- type can be one of disk or cdrom. Note that cdroms are excluded from snapshots.
Similarly, networks have a "short network specification", where you can specify the UUID of a network, but also optionally the IP address to use for the interface. You can also have more than one network interface, so this is valid:
sf-client instance create "myinstance" 1 2 -d 8@cirros -n firstname.lastname@example.org \ -n email@example.com
There is a "detailed network specification" as well, which is composed of the following keys:
- network_uuid is the UUID of the network to use.
- address is the IPv4 network address to use, if free. If its not free the instance will fail to start.
- macaddress the mac address to use for the interface.
I really should document these as well:
- networks: delete, list
- instance: show, delete, list, ssh keys, user data, reboots (hard and soft), poweroff, poweron, pause, unpause, snapshot
- images: pre-caching
Maybe one day I will.
Build an acceptable deployment, noting that only Ubuntu is supported.
On Google Cloud, you need to enable nested virt first:
# Create an image with nested virt enabled (only once) gcloud compute disks create sf-source-disk --image-project ubuntu-os-cloud \ --image-family ubuntu-1804-lts --zone us-central1-b gcloud compute images create sf-image \ --source-disk sf-source-disk --source-disk-zone us-central1-b \ --licenses "https://compute.googleapis.com/compute/v1/projects/vm-options/global/licenses/enable-vmx"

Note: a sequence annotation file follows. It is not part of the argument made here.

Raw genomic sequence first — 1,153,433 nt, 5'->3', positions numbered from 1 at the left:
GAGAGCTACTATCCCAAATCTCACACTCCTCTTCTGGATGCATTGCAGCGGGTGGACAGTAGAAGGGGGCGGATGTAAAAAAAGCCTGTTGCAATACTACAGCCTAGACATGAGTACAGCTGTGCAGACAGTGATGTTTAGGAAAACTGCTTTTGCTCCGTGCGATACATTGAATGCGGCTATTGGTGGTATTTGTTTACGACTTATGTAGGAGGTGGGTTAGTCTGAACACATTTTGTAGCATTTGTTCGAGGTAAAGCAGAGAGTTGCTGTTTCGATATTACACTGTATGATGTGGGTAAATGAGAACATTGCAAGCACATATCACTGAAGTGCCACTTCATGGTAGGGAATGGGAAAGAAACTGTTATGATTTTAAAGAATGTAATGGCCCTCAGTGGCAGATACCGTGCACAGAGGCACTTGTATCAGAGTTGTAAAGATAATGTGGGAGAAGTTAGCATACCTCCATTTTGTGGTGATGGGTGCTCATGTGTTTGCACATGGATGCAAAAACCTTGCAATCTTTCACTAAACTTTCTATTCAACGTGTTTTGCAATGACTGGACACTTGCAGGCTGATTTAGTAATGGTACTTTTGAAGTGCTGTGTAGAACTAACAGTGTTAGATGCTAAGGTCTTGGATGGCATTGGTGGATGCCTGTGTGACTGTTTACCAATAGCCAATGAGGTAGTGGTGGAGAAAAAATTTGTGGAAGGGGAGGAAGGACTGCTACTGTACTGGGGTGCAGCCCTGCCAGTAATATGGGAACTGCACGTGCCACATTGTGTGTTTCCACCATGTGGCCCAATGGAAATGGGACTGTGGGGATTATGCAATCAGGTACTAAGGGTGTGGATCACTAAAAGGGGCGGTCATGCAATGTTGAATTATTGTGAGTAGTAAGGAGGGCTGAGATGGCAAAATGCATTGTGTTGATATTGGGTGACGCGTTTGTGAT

Update the contents of ansible/vars with locally valid values. Its a YAML file if that helps.
The ansible takes varying variables depending on your undercloud provider. Here's a handy dandy table:
|Google Compute Engine||Your google compute project ID||-var project=foo-1234|
|Nutanix||Your username||-var username=admin|
|Your password||-var password=foo|
|Your endpoint host||-var 192.168.10.30|
|The subnet UUID||-var subnet=...|
Now create your database and hypervisor nodes (where foo-1234 is my Google Compute project):
sudo apt-get install ansible git clone https://github.com/mikalstill/shakenfist cd ansible ansible-playbook -i ansible/hosts-gcp $VARIABLES_AS_ABOVE ansible/deploy.yml
There are automated tests, which you can run like this:
ansible-playbook -i ansible/hosts-gcp $VARIABLES_AS_ABOVE ansible/test.yml
At the moment you interact with Shaken Fist via a command line client or the REST API. For now, do something like this to get some help:
Here's a simple feature matrix:
|Servers / instances||v0.1|
|Multiple NICs for a given server||v0.1|
|Pre-cache a server image||v0.1|
|Reboot (hard and soft)||v0.1|
|Virtual networks allow overlapping IP allocations||v0.1|
|REST API authentication and object ownership||Yes|
|Snapshots (of all disks)||v0.1|
|Central API service||v0.1, in a meshy sort of way|
|API versioning||No plans|
|Keystone style service lookup and URLs||No plans|
|Create multiple servers in a single request||No plans|
|Resize a server||No plans|
|Server groups||No plans|
|Change admin password||No plans|
|Rebuild a server||No plans|
|Shelve / unshelve||No plans|
|Trigger crash dump||No plans|
|Live migration||No plans|
|Guest agents||No plans|
|Host aggregates||No plans|
|Server tags||No plans|